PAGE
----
From guerilla marketing tactics to tapping into the world of influencers, it can be hard to stand out from your competitors today. Companies are having to find unique and out-there marketing strategies to get their brand names known. One popular method that’s picking up traction is experiential marketing. Because as a brand, instead of marketing to the consumer, why not let the consumer market you?
That’s what experiential marketing is all about. By engaging consumers in brand-sponsored events and experiences that allow them to participate hands-on, brands are involving customers in the actual growth of their business and building one-on-one relationships with them. As a result, through social media and other channels, customers share their experiences and spread the word about a brand they’ve positively interacted with.
One example is Google’s “Building a Better Bay Area.” After agreeing to donate millions of dollars to Bay Area nonprofits, Google let the public decide where the money would go by installing interactive posters around the cities where people could vote. They also ran a social media campaign with the hashtag #GoogleImpactChallenge for people not living in the area.
Of course, unlike Google, you probably don’t have millions of dollars to test out on an experiential marketing campaign. So, how do you know make sure those marketing dollars get put to good use and that your experiential marketing tactic will be a success? Take it from Adam McArthur, an actor, experiential marketing pro and the entrepreneur behind The Booth & Bus Co., an photo booth company that offers booth rentals inside redesigned vintage VW buses. McArthur’s company is focused on providing organizations and businesses an experiential marketing service to offer customers.
Not sure if experiential marketing is right for your brand? Learn some helpful tips from McArthur about experiential marketing.
Entrepreneur: How has experiential marketing helped your business?
McArthur: Experiential marketing has helped my business in many ways. It has allowed us to be more specific in our brand, which in turn lets our clients know what to expect and look forward to from us, which then perpetuates the booking and sales cycle. When you create a memorable experience for people that piques their interest in a genuine way, it does your marketing, selling, and branding for you. It has been incredibly essential for our success.
Entrepreneur: For those looking to get started, what sort of experiential marketing campaigns/case studies do you think are successful?
First and foremost, knowing who you are as a brand and your “why” is essential to figuring out what sort of experiential marketing campaigns would work best. I’ve always asked myself, “What would I like?” when I’m crafting experiences. My advice for someone starting out would be pay attention to what the trends are, what everyone else is doing, and then see how many steps further you can take it. Don’t copy others. Be original and create a complete experience. Everything from the way you talk to clients, to what they experience visually, to the feeling they walk away with. Every detail is important.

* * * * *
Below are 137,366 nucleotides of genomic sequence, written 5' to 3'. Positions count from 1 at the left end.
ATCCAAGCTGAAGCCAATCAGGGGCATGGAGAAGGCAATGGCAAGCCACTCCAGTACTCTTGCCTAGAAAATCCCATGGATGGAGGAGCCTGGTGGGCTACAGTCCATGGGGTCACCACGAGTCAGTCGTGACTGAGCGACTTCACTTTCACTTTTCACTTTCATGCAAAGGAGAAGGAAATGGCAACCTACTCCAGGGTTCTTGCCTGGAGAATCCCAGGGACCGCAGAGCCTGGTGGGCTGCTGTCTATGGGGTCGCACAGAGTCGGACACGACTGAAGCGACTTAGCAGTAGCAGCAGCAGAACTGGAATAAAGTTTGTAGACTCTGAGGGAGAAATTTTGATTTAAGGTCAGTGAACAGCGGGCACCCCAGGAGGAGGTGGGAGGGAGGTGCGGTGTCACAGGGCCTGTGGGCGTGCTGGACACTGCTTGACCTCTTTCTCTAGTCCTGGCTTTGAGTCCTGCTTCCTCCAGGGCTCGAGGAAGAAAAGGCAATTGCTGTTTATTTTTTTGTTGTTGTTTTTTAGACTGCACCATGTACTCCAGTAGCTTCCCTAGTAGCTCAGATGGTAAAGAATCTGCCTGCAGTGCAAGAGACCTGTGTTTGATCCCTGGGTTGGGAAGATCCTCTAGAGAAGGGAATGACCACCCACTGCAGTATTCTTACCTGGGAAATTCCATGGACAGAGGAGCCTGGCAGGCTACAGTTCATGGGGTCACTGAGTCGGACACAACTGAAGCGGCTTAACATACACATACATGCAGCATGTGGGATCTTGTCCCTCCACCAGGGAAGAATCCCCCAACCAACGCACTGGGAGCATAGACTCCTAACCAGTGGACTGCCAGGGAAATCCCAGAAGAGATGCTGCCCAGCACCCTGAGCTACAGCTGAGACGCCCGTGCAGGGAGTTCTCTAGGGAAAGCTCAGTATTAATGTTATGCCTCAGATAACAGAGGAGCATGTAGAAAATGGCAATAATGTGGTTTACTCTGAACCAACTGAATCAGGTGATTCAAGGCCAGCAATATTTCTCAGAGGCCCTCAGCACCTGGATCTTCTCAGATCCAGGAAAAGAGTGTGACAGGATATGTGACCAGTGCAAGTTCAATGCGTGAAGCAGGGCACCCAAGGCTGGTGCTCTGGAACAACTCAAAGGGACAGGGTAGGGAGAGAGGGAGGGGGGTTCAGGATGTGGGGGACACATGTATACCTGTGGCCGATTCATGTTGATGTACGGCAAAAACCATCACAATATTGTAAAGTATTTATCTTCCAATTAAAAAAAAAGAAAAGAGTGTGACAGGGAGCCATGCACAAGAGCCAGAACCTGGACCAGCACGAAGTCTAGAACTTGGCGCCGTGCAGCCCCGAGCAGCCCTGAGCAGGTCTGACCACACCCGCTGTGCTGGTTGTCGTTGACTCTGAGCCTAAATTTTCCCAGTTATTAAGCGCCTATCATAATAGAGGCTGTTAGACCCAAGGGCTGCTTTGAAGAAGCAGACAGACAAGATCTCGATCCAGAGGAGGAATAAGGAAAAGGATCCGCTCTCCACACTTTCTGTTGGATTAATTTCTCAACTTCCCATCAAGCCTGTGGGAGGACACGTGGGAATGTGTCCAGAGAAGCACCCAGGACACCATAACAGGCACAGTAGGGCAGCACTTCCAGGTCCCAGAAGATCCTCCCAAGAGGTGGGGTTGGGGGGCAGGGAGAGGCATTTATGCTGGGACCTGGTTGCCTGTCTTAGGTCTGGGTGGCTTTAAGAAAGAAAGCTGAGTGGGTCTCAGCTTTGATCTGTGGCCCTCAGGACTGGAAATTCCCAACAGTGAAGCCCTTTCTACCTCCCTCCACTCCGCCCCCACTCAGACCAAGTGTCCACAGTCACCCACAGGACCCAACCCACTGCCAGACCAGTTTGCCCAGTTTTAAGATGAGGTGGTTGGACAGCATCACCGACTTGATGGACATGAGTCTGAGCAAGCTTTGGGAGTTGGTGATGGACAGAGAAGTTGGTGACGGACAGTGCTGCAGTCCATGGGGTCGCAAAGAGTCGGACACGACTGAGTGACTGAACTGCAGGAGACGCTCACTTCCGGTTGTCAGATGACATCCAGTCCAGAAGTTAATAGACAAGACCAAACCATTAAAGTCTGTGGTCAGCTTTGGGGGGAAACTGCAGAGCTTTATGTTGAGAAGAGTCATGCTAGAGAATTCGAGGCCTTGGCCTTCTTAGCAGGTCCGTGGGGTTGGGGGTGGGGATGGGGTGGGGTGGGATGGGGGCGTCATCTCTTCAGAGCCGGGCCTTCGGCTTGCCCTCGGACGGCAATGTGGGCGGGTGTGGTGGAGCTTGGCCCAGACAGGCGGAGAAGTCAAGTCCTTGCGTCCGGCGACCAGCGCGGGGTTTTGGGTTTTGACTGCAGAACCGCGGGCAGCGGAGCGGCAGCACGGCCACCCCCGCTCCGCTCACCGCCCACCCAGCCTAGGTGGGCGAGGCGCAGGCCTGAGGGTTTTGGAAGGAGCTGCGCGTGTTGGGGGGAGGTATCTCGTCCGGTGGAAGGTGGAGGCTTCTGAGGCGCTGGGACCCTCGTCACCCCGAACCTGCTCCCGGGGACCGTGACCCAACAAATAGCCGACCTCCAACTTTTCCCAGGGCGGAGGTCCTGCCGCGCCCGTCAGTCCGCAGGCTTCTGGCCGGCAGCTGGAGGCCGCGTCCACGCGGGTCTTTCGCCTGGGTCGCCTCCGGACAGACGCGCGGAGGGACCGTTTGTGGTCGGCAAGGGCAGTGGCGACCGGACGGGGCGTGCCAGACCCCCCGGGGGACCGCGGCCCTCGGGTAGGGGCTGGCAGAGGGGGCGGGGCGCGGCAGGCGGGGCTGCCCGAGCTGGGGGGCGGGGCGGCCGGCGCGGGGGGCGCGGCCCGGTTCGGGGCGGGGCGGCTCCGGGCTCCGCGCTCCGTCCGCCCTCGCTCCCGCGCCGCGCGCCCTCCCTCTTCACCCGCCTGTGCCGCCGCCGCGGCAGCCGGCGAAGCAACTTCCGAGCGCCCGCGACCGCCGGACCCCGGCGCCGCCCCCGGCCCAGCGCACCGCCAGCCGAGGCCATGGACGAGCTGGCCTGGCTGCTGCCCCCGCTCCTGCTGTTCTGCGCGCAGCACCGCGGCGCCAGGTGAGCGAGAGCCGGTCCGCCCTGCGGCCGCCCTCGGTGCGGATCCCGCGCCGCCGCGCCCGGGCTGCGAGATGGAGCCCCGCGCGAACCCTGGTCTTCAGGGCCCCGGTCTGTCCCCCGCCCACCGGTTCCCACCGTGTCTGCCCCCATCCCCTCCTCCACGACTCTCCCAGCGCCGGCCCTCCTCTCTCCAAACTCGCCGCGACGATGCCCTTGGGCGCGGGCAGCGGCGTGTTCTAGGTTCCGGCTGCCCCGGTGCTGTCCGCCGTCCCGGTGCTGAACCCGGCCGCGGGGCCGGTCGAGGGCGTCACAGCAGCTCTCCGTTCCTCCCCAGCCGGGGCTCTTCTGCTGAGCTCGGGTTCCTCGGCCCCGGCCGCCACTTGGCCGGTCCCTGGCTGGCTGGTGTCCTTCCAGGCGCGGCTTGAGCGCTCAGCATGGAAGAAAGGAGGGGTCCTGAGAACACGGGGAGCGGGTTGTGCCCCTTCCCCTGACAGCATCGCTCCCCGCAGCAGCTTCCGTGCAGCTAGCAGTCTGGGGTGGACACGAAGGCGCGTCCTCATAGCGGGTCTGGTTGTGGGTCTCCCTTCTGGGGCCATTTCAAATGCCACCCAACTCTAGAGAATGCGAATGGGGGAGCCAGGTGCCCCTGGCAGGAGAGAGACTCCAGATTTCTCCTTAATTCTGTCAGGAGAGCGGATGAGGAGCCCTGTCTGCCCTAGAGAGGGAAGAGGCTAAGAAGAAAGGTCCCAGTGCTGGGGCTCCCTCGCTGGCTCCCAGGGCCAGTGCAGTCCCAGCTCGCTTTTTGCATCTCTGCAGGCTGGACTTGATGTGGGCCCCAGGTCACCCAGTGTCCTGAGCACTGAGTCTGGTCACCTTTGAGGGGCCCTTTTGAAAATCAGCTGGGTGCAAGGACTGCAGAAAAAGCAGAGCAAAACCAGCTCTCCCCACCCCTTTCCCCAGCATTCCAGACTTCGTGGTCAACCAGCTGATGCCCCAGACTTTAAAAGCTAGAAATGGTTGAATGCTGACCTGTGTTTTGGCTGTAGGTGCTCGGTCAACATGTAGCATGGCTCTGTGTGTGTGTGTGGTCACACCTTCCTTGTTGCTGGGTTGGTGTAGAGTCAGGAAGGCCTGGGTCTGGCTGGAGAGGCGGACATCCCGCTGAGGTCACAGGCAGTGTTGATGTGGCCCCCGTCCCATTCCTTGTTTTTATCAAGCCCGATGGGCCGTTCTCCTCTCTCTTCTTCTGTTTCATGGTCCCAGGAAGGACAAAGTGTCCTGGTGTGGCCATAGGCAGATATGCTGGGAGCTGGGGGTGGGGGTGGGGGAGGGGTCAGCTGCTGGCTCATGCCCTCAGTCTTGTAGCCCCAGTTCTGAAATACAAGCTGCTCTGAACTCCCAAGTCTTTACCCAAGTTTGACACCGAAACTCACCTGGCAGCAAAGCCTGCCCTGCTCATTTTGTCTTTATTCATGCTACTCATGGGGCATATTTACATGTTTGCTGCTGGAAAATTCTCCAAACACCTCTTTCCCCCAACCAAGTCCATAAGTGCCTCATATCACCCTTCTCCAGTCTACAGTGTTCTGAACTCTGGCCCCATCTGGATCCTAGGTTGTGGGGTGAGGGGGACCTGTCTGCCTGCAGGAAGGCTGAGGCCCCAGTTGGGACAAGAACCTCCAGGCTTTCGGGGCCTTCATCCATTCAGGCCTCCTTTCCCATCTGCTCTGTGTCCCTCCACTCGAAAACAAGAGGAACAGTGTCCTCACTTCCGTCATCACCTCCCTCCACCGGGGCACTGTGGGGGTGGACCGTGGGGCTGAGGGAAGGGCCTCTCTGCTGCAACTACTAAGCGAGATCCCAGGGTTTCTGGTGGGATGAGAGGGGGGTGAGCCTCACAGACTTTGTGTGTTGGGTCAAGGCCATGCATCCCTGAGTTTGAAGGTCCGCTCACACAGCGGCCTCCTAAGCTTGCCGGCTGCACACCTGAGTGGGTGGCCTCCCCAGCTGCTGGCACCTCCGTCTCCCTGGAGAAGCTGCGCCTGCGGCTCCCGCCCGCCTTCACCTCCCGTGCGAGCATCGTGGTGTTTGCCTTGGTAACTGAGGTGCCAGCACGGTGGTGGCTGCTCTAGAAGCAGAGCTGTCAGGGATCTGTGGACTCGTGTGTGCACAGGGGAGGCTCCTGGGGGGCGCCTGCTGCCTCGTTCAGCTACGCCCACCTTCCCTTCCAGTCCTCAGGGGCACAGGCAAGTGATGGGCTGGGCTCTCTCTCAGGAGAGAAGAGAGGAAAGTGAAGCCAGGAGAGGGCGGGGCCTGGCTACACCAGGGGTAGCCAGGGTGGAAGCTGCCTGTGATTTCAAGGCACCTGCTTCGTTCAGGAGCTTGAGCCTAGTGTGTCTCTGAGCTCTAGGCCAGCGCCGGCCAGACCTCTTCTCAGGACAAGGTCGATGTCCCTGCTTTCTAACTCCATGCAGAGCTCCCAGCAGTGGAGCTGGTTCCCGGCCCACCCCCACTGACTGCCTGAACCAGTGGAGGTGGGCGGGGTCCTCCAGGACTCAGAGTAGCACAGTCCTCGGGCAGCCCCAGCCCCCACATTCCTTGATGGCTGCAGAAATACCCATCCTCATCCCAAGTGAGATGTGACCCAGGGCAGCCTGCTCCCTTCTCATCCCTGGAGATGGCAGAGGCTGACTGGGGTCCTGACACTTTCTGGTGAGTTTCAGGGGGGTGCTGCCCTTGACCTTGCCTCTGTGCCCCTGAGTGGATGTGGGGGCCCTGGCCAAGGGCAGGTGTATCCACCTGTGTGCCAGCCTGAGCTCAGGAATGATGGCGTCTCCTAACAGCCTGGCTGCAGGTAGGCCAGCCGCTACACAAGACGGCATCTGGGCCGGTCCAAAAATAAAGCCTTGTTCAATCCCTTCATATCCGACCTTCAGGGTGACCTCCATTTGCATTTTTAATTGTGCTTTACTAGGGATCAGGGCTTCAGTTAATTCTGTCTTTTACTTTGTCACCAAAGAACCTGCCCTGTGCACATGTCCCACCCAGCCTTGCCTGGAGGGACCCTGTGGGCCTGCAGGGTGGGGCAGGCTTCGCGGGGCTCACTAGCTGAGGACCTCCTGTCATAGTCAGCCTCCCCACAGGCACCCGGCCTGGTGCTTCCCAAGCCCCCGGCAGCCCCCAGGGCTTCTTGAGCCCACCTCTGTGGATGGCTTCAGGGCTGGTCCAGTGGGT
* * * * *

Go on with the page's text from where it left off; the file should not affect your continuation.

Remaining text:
Entrepreneur: Experiential marketing has a lot to do with senses — what you feel, hear, touch. Why do you think businesses are using this approach?
We live in a time where we’re constantly being bombarded with info. There are a million different social-media platforms, email apps, texting apps, dating apps, news “trends” and on and on. It has become the norm, and we’re all a bit numb. Businesses are having to get a lot more savvy to create experiences for the consumer in order to grab their attention. Appealing to any combination of senses in the right way can really make or break an effective experiential marketing campaign.
Entrepreneur: For entrepreneurs looking to get into experiential marketing, what advice do you have?
Like I mentioned before, know who you are. What are you trying to accomplish? Do you want clients to post you on their social? Do you want people to remember their experience with you and tell all their friends? Be specific. Be on brand. If you’re running a business and you’re not the target demographic, go to them (your consumer) and learn everything about them. Ask questions. It’s not hard when you know everything there is to know about your audience and then you give them what they want.
Entrepreneur: What are some aspects they should consider?
Definitely consider the business/financial side of things when you’re creating your experience. I see a lot of business owners who can’t get out of their own way and let a bad idea die. Be smart and honest with yourself. Though this is contradictory to my previous statement, you can’t completely rely on the trends either. Thinking outside the box and being innovative with your ideas is the most effective way of setting yourself apart from competitors. You have to pay attention to the trends, but you still pave your own path. And definitely make sure your idea is still relevant. Nothing is worse than showing up late to a party.
Entrepreneur: After the experience, what recommendations do you have to keep the conversation/memory going with the consumer?
If you’ve done the work, it will speak for itself. For my company, people walk away with something they’ll put up on the fridge or hang at their desks at the office. But even more than that, the uniqueness and the attention to detail in the experience we’ve crafted is what people talk about. When they look at their photo, they remember the vintage feel of the bus and all the carefully chosen decor. They remember the feelings associated with taking that photo. If you can refine every last bit of your experience and make it as thought out and specific as possible, it will resonate with its audience and impact them in a way that’ll keep them talking.